The shocking question of a journalist to a tennis star after the victory of Roland-Garros
Tennis commentators were appalled when Iga Swiatek was asked about using makeup after winning her second French Open title on Sunday.
The Polish tennis star crushed teenager Coco Gauff 6–3 6–1 in the deciding match to tie Venus Williams with the longest unbeaten streak by a player in the 21st century.
Despite her incredible achievement, Swiatek was asked by a reporter during her post-match press conference about her physical appearance and whether she uses makeup.
“Outside of court, when you go to a party, do you wear makeup?” asked the reporter. “Do you like to be elegant and smart, etc.?
“Because a lot of the players that we’ve seen in the past, they would sit in front of the mirror for hours before they go out on the pitch and use makeup and you look very natural like that.”
Swiatek replied, “OK. Thank you.”
Tennis presenter Catherine Whitaker posted a transcript of the question on Twitter.
Responding to a Twitter user who suggested the question was valid as it delved into Swiatek’s personality, Whitaker said, “Tell me, what does her makeup preferences say about her personality?”
In response to another person who said reporters ask athletes “dumb questions”, Whitaker replied, “Actually most of the time (here anyway) they ask brilliant questions. But questions like this ruins everything for everyone.
“I must add that it was a question at an otherwise brilliant press conference. Thoughtful and relevant questions from journalists and thoughtful and insightful answers from Swiatek. That’s what the player and the media deserve.”
Swiatek outperforms Serena’s streak
Swiatek’s winning streak started to feel like a burden, she said, with all the attention she gained as she grew, all the pressure to keep her going, in especially with a Grand Slam title in prospect.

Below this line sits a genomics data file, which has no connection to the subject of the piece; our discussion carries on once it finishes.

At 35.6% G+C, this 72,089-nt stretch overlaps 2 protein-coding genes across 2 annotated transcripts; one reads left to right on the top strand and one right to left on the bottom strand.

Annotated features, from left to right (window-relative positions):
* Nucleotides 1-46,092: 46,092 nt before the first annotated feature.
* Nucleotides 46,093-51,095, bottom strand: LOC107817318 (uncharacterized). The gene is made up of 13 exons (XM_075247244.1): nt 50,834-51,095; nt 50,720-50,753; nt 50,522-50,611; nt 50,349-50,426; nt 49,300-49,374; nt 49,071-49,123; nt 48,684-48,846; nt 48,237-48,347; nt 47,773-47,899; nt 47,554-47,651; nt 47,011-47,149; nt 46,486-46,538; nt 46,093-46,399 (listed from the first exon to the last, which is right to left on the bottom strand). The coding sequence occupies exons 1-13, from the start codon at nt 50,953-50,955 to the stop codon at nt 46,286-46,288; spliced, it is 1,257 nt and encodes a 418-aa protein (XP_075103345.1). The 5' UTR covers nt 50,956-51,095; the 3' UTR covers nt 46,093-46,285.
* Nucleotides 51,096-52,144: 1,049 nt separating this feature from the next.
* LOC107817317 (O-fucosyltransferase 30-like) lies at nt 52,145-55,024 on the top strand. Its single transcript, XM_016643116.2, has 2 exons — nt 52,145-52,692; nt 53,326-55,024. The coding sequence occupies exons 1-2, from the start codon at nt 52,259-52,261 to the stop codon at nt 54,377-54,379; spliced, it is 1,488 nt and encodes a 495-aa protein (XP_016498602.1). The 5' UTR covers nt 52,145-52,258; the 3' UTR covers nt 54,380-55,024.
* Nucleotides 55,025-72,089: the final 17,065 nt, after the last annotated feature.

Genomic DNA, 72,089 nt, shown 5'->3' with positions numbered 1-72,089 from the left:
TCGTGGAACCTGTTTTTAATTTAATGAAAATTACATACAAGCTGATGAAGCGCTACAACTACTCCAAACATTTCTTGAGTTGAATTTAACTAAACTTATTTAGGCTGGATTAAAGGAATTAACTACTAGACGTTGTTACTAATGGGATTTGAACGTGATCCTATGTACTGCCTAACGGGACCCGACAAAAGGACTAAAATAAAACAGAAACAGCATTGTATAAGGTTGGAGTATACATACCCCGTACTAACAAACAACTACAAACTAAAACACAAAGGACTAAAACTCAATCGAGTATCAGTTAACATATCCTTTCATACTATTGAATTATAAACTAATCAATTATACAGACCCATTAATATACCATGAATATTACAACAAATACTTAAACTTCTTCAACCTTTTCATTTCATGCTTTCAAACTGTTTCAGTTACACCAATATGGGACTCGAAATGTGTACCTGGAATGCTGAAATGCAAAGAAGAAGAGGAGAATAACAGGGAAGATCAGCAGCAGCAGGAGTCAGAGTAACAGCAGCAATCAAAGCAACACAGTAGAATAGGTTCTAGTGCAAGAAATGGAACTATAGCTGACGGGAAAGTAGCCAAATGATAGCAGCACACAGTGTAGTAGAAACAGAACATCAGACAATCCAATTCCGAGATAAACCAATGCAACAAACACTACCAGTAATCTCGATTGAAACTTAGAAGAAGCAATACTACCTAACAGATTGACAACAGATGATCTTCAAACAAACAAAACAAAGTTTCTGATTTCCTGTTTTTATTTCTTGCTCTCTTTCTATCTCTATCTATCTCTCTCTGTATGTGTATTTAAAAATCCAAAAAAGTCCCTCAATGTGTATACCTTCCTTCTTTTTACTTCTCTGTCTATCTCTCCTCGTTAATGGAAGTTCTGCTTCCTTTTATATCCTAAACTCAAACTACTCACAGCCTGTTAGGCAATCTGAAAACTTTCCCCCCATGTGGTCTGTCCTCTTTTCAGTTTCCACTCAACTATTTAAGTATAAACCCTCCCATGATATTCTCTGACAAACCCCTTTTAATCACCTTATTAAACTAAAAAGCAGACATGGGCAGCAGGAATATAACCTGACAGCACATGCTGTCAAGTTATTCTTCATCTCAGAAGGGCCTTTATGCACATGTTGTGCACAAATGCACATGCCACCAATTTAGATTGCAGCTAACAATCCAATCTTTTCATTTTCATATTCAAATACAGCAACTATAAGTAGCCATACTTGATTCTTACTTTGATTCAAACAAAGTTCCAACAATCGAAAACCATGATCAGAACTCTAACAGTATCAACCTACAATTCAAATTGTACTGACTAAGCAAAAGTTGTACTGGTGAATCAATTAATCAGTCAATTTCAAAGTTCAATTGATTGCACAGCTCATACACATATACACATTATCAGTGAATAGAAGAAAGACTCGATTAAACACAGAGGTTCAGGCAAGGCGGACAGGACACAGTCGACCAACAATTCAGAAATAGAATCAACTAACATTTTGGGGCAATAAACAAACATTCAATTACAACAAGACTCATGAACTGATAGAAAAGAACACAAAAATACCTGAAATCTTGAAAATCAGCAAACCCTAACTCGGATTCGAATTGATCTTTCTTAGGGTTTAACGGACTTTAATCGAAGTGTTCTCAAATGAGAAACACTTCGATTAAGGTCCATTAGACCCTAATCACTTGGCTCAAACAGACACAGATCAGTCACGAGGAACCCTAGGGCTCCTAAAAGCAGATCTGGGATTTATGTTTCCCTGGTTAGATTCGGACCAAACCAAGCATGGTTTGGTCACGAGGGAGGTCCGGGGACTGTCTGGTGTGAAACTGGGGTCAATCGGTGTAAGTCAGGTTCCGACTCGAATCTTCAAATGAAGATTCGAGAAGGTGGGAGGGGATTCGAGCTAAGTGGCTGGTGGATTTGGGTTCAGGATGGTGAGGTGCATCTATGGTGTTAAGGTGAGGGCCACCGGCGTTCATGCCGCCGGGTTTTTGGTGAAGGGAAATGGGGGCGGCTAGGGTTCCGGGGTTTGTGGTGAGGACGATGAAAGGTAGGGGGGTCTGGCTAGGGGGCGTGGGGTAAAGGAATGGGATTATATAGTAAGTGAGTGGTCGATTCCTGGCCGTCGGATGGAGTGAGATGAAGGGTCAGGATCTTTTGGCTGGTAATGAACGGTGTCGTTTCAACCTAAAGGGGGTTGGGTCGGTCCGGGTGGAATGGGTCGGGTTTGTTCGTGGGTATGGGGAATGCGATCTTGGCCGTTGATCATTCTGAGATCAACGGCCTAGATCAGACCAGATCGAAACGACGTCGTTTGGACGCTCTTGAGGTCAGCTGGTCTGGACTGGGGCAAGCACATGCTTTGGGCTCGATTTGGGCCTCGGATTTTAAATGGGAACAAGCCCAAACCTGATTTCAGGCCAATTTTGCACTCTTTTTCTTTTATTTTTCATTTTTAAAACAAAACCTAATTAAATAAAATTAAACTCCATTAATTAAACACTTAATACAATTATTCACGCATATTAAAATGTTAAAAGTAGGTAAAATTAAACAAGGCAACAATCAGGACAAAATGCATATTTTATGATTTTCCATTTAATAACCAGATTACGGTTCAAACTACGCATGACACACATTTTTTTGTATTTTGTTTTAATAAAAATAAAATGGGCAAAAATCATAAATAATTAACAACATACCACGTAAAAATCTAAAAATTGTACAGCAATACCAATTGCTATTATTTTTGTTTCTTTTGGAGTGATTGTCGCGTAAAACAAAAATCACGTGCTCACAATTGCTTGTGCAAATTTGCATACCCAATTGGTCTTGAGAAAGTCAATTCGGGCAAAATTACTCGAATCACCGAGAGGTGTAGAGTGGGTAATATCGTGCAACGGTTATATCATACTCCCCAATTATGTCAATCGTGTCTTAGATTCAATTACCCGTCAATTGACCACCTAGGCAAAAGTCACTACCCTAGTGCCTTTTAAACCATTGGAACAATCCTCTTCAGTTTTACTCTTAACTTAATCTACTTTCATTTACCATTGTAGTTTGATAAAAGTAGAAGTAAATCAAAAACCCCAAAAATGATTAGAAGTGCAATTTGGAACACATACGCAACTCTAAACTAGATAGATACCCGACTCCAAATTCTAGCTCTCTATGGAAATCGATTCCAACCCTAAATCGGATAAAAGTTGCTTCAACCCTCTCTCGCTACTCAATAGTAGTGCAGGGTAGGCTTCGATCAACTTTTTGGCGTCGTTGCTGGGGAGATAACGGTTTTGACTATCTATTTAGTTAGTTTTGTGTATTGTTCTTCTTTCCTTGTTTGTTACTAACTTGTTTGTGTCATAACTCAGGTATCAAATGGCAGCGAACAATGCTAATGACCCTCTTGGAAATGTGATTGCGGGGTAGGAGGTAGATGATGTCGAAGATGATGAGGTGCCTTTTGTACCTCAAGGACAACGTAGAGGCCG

As good as his forehand was, as skilful as his first hitting reflexes were, as much as his serve just kept getting better, what Swiatek needed, above all else, was a way to silence the noise, d ignore all the stats and facts, and find a way to focus – game after game, set after set, game after game, point by point, blow by blow.
During the French Open, she did it away from the court reading (“The Three Musketeers” by Alexandre Dumas was a choice) and on the court singing in her head (a song by Dua Lipa that she described as “guilty pleasure”). Above all, she let her game dominate the day. Thanks to a 6-1, 6-3 victory over 18-year-old American Coco Gauff in Saturday’s final, the best Swiatek leaves Roland Garros with her second championship – and a 35-match unbeaten streak.
“It’s, like, basically the hardest part of the job, I would say, because you can see at the Grand Slam there are a lot of surprises. It’s not easy to deal with all this different atmosphere and pressure,” Swiatek, who is 21, said after adding that trophy to the one she won in Paris in 2020 when she was ranked outside the top 50. “For me, I felt the baggage. think about all the numbers and all the probabilities.”
Oh yes. Numbers. They are impressive.
Iga Swiatek of Poland kisses the trophy after winning the French Open final against Coco Gauff. Photo/AP
Swiatek has won his last six tournaments. She has won 56 of her last 58 sets. She is 42-3 this season. She won 16 sets by a score of 6-0. And her unbeaten streak is now better than the best Serena Williams has ever had, 34, and equals the longest this century (Williams’ older sister Venus played 35 games in 2000).